Monday, October 5, 2009


When kids have language delays, they often qualify for special education services. Whether the child is school-age or younger, these services usually are coordinated by the public schools. Parents of special-needs kids go to long meetings. The kids go through even longer evaluations. In the end, the district and the family come up with an IEP, the individualized education plan. With an agreed-upon plan, teachers and service providers work with the child to get them to age-appropriate language.

When I first went through this process with Martin, I was completely bewildered. There was terminology I didn't understand. They referenced therapies I had never heard of. But most strange to me were the "measures." IEPs include measures for evaluating a child's progress. We can't know if a kid is getting better unless we propose a goal and figure out if they achieve it. In Martin's case, one of the early goals was for him to answer questions, the simple yes or no variety. The IEP also had a measure for this goal. "Martin will answer yes or no questions 60% of the time without a prompt and 80% of the time when prompted." That was the goal: a child who would still be silent 40% of the time. And we had to measure it. I found it very painful. For me it became not a measure of progress, but a constant reminder of my kid's abnormality.

Later, after months of work, a new goal was conversational turn-taking, or the ability to go back and forth in a conversation. The goal was for Martin to be in conversations with 2 or 3 turns. A 2-turn conversation might be "Martin, would you like some milk?" "Yes." A 3-turn conversation might be "Mama, what are you doing?" "I'm sewing." "Sewing what?" The goal was for Martin to do 2-turns conversations 60% of the time and 3-turns 40%. Again, that was the goal. Hitting our mark still meant endless conversations in which Martin could not take a turn, moments when there was no way of knowing what he wanted or how he was feeling.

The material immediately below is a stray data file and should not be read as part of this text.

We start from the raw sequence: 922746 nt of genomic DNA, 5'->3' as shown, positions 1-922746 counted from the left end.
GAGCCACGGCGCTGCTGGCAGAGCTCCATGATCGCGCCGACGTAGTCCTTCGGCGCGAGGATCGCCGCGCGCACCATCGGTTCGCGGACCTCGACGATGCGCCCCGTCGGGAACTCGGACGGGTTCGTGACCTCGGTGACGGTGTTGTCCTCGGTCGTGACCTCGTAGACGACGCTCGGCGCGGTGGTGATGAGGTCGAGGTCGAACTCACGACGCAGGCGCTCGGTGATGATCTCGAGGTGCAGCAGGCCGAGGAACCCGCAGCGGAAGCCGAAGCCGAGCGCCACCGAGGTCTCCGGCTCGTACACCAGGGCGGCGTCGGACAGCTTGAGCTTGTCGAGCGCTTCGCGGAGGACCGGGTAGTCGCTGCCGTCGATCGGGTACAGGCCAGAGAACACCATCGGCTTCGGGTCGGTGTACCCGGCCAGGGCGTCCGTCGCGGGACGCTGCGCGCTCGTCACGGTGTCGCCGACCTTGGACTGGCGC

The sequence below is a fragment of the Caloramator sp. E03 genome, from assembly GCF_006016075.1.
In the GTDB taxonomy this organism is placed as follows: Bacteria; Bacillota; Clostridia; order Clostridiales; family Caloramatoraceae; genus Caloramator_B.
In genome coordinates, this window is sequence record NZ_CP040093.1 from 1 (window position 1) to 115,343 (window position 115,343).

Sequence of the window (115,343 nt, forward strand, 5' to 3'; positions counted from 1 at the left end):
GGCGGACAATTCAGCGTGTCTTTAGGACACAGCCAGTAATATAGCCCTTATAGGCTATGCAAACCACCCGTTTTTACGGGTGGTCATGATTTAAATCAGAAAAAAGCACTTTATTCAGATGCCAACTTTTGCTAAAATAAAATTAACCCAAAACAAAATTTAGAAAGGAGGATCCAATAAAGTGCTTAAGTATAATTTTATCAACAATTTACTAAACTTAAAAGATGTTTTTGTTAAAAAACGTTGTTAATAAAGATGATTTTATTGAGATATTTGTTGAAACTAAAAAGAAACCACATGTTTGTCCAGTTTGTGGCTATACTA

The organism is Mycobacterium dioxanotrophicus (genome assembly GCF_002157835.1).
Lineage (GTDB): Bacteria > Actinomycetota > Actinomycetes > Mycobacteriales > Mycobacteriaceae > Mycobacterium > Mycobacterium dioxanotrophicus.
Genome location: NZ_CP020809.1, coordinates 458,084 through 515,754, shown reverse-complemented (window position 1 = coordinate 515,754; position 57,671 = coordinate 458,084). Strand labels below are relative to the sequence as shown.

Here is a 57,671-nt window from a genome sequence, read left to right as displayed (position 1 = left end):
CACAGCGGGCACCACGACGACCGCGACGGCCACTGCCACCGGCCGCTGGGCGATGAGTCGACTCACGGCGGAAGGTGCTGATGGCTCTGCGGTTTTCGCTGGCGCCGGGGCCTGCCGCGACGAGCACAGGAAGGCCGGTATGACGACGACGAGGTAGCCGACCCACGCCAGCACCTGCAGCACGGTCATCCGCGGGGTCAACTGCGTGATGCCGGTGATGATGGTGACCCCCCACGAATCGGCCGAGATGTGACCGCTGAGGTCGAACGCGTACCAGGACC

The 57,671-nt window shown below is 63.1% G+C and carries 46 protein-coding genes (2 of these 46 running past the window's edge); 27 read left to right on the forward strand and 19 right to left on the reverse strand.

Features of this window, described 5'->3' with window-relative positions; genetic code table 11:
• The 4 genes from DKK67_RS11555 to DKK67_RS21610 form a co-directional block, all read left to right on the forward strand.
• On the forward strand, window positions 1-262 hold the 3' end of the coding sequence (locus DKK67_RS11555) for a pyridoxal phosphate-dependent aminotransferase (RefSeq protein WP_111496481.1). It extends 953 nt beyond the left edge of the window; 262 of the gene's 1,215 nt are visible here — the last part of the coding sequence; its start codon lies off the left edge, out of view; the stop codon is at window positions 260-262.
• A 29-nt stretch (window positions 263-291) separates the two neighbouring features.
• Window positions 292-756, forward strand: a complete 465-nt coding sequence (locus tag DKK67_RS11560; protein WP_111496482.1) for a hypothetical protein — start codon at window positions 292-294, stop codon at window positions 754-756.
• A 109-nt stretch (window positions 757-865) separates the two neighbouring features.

Things have really changed for Martin. He still has an IEP, but the goals are different. Conversational turn-taking is off the plan because Martin does so well at it. Most of the time, he responds to questions. He still has moments where it's clear that he's confused, but nothing like two years ago. I've also stopped looking so much at the goals and the measures. They always made me feel negative. This makes me wonder how my students feel about the grades and paper comments I give them?


  1. Yes, it is an evaluative culture all the way down and all the way up. Even God gets evaluated. I would prefer not to and would like to opt out. I have had real trouble with grading papers. I never minded getting grades. But, I get these real panics about scaling papers.

  2. I think IEP measurements are bs. In fact, the whole public school system is a waste, in my opinion. Who's to say what benchmarks an 8 year old needs to reach? Everyone learns at a different pace and the public school system is set up for failure. My 2 cents . . as you can tell, I've been freshly wounded.

  3. My dearest Jen, I just found your blog and I am totally speechless. I think there are so many of us that have no idea what a day is like in the life of a special needs child and I am one of them. I can only imagine what you might go through on a daily basis so with that said I want you and Stacy to know that you will be in my thoughts and prayers on a daily basis. And I know that I used to be your favorite aunt (lol)so I would only hope that you would never hesitate to ask anything of me that I can do for your family.

    I love you all, Love aunt Marlene